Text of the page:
City to Require New Residential Developments of 10 or More Units to Designate Between 8% and 12% of Units as Affordable

To combat Denver’s increasing shortage of affordable housing, Denver Community Planning and Development and the Department of Housing Stability have released a final draft of proposed affordable housing requirements for the city, that will. ensure that new-built residential projects include more affordable units.

“Anyone who has been in Denver for some time can tell you how difficult it can be to find a place that’s affordable, especially if your income has not increased as much as rents and home prices have over the past decade,” said Laura E. Aldrete, executive director of Community Planning and Development. “This proposal is a big step toward the city delivering on our commitment to help address housing affordability.”

The city’s proposal requires new residential developments of 10 or more units to designate between 8% and 12% of the units as affordable for a period of 99 years, regardless of whether the home is for rent or for sale. In higher-cost areas of the city, such as downtown, developers would need to provide 2% to 3% more affordable units.

“One in three households in Denver struggles with housing costs, and 46,000 are paying more than half their incomes toward housing. These are our restaurant workers, childcare providers, and social workers – the people who make our city run. This proposal helps ensure they can not only work here but can afford to live here, too,” said Britta Fisher, executive director of the Department of Housing Stability.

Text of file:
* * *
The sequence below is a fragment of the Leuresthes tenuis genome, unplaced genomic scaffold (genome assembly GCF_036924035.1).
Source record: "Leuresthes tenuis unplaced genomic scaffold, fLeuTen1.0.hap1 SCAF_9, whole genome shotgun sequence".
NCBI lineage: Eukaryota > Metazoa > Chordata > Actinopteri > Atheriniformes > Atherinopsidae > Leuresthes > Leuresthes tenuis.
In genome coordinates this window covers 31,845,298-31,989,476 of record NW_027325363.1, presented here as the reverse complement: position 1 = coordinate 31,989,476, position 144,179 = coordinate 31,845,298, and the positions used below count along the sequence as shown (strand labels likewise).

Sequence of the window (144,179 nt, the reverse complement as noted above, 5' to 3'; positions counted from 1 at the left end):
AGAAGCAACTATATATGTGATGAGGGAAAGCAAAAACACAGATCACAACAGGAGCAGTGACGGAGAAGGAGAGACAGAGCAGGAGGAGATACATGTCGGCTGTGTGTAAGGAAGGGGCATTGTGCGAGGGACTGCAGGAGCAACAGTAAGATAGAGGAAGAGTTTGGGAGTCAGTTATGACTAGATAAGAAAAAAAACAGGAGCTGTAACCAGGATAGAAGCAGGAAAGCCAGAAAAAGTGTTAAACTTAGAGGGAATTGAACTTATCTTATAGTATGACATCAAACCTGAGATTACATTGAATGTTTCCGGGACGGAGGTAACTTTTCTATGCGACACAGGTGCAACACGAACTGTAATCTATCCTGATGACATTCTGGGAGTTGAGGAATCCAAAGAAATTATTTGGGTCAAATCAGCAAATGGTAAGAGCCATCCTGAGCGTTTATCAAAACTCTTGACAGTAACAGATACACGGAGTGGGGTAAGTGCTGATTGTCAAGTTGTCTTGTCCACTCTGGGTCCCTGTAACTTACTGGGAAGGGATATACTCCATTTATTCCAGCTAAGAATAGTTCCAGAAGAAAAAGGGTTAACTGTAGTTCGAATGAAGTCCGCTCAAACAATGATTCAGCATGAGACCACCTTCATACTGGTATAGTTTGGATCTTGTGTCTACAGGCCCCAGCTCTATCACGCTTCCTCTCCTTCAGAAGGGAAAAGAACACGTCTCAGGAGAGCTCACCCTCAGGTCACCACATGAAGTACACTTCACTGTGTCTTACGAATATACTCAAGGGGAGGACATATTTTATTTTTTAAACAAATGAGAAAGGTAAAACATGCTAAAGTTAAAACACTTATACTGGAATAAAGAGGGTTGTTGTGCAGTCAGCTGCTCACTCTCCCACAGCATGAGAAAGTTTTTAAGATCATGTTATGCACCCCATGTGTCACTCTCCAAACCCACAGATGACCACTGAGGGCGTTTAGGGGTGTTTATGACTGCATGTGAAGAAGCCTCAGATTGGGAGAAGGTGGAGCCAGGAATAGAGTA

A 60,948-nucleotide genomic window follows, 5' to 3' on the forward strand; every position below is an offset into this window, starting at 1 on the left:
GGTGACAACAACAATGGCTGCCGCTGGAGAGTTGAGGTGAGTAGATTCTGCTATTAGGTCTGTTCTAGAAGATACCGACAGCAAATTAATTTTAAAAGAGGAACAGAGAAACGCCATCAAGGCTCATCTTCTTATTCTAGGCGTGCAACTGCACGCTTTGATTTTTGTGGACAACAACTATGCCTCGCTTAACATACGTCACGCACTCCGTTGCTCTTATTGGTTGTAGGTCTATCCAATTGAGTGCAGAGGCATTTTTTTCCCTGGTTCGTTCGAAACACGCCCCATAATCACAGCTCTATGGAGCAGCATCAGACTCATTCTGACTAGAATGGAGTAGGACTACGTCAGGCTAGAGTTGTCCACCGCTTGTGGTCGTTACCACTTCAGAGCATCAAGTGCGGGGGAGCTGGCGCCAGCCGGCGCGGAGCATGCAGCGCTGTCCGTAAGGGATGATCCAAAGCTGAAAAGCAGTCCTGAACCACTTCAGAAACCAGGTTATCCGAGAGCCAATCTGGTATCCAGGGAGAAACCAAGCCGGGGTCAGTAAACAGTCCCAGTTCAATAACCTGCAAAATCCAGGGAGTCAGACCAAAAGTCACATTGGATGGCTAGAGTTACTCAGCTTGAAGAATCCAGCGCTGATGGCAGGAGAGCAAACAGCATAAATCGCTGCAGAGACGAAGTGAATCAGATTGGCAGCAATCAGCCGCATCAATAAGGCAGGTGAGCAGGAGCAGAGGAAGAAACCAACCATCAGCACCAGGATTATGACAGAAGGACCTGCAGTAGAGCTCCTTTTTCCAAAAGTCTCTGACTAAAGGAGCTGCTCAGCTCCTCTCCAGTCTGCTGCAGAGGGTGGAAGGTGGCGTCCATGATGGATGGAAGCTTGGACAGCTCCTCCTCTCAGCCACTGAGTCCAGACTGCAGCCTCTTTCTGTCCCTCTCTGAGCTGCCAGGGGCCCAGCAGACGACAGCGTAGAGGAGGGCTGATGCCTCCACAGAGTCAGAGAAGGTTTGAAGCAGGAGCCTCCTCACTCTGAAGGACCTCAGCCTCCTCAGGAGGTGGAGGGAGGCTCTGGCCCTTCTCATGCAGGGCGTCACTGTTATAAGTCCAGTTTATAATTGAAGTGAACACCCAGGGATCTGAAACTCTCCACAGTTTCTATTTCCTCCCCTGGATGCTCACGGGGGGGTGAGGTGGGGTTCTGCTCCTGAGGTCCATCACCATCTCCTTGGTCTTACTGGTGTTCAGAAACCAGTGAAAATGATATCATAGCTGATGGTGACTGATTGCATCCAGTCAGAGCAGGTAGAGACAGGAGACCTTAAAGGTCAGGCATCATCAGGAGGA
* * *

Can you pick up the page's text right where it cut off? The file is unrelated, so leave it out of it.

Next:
The exact percentages contained in the policy proposal vary based on the level of affordability offered, but in all scenarios, each of these units would need to be affordable for people making less than the area median income, which is approximately $84,000 or less for a two-person household. In addition, the proposal will gradually increase the “linkage fee,” which is a fee on development used to build and preserve affordable housing for people with lower incomes. It is not assessed on development that provides affordable housing. The increase will bring Denver more in line with other cities nationally.

Hundreds of cities across the U.S. have already implemented similar requirements, though this tool only became available to Colorado cities with the passage of HB21-1117 in May 2021.

The city invites public comment on the draft proposal through March 14 at Both the Denver Planning Board and Denver City Council are expected to consider adoption of a final proposal in late spring 2022.

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